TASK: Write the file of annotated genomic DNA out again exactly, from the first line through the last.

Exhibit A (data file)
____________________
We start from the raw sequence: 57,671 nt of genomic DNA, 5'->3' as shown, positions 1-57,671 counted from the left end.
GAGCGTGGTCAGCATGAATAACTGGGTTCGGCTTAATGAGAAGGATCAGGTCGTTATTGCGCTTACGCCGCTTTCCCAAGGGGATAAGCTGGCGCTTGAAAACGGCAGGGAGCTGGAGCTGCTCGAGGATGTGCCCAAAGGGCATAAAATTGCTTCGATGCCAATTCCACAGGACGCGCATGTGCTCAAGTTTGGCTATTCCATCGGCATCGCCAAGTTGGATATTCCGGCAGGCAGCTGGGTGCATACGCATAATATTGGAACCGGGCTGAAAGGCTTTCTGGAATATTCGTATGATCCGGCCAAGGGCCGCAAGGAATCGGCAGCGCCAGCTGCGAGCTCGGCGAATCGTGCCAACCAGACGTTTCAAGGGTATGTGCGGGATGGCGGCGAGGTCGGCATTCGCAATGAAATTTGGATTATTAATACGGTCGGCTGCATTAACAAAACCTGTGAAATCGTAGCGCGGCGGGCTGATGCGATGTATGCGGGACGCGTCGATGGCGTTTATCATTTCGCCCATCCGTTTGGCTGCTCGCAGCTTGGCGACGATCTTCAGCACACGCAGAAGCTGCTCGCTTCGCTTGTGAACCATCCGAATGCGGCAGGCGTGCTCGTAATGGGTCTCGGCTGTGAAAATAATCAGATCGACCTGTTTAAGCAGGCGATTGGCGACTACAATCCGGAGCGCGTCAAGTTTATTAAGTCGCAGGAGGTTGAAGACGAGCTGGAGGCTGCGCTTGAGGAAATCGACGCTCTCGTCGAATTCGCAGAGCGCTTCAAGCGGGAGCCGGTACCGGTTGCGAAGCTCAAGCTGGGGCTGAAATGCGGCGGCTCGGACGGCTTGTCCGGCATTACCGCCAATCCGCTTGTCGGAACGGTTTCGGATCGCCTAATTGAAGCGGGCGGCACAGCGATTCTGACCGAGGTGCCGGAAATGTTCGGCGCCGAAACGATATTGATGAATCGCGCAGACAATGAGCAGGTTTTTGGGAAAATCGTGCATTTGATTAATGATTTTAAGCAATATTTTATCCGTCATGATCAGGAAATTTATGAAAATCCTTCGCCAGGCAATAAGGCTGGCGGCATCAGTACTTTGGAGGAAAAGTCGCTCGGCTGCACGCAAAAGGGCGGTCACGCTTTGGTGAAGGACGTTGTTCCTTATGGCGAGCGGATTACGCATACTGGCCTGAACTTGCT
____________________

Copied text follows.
We start from the raw sequence: 57,671 nt of genomic DNA, 5'->3' as shown, positions 1-57,671 counted from the left end.
GAGCGTGGTCAGCATGAATAACTGGGTTCGGCTTAATGAGAAGGATCAGGTCGTTATTGCGCTTACGCCGCTTTCCCAAGGGGATAAGCTGGCGCTTGAAAACGGCAGGGAGCTGGAGCTGCTCGAGGATGTGCCCAAAGGGCATAAAATTGCTTCGATGCCAATTCCACAGGACGCGCATGTGCTCAAGTTTGGCTATTCCATCGGCATCGCCAAGTTGGATATTCCGGCAGGCAGCTGGGTGCATACGCATAATATTGGAACCGGGCTGAAAGGCTTTCTGGAATATTCGTATGATCCGGCCAAGGGCCGCAAGGAATCGGCAGCGCCAGCTGCGAGCTCGGCGAATCGTGCCAACCAGACGTTTCAAGGGTATGTGCGGGATGGCGGCGAGGTCGGCATTCGCAATGAAATTTGGATTATTAATACGGTCGGCTGCATTAACAAAACCTGTGAAATCGTAGCGCGGCGGGCTGATGCGATGTATGCGGGACGCGTCGATGGCGTTTATCATTTCGCCCATCCGTTTGGCTGCTCGCAGCTTGGCGACGATCTTCAGCACACGCAGAAGCTGCTCGCTTCGCTTGTGAACCATCCGAATGCGGCAGGCGTGCTCGTAATGGGTCTCGGCTGTGAAAATAATCAGATCGACCTGTTTAAGCAGGCGATTGGCGACTACAATCCGGAGCGCGTCAAGTTTATTAAGTCGCAGGAGGTTGAAGACGAGCTGGAGGCTGCGCTTGAGGAAATCGACGCTCTCGTCGAATTCGCAGAGCGCTTCAAGCGGGAGCCGGTACCGGTTGCGAAGCTCAAGCTGGGGCTGAAATGCGGCGGCTCGGACGGCTTGTCCGGCATTACCGCCAATCCGCTTGTCGGAACGGTTTCGGATCGCCTAATTGAAGCGGGCGGCACAGCGATTCTGACCGAGGTGCCGGAAATGTTCGGCGCCGAAACGATATTGATGAATCGCGCAGACAATGAGCAGGTTTTTGGGAAAATCGTGCATTTGATTAATGATTTTAAGCAATATTTTATCCGTCATGATCAGGAAATTTATGAAAATCCTTCGCCAGGCAATAAGGCTGGCGGCATCAGTACTTTGGAGGAAAAGTCGCTCGGCTGCACGCAAAAGGGCGGTCACGCTTTGGTGAAGGACGTTGTTCCTTATGGCGAGCGGATTACGCATACTGGCCTGAACTTGCT